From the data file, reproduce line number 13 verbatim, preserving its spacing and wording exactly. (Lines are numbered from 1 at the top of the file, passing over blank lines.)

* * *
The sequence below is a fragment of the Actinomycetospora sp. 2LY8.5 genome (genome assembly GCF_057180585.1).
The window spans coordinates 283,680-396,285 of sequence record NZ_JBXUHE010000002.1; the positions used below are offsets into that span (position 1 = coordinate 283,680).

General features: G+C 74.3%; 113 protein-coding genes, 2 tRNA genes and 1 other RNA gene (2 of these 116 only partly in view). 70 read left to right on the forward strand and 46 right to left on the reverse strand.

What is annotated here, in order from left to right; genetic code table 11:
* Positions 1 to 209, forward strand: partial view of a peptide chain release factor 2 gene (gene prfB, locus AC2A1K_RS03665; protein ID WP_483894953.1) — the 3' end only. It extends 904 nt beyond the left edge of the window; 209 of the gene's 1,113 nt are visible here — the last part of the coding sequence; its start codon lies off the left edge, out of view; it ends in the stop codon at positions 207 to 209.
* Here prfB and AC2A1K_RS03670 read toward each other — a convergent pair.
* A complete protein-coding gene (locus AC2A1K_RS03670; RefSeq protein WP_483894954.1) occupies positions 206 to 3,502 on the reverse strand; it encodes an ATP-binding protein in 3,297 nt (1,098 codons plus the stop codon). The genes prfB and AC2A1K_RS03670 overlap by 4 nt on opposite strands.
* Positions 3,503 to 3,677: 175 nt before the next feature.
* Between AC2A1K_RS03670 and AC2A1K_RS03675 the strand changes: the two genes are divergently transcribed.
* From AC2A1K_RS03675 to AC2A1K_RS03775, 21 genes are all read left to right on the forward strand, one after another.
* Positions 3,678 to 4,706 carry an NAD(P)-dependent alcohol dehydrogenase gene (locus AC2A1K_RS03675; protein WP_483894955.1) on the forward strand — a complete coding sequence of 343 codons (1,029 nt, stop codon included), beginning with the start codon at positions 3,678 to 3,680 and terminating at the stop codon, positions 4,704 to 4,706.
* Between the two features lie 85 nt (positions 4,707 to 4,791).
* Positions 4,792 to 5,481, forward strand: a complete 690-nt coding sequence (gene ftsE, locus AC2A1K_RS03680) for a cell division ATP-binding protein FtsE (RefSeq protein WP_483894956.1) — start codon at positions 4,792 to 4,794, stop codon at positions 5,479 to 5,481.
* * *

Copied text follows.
* Positions 4,792 to 5,481, forward strand: a complete 690-nt coding sequence (gene ftsE, locus AC2A1K_RS03680) for a cell division ATP-binding protein FtsE (RefSeq protein WP_483894956.1) — start codon at positions 4,792 to 4,794, stop codon at positions 5,479 to 5,481.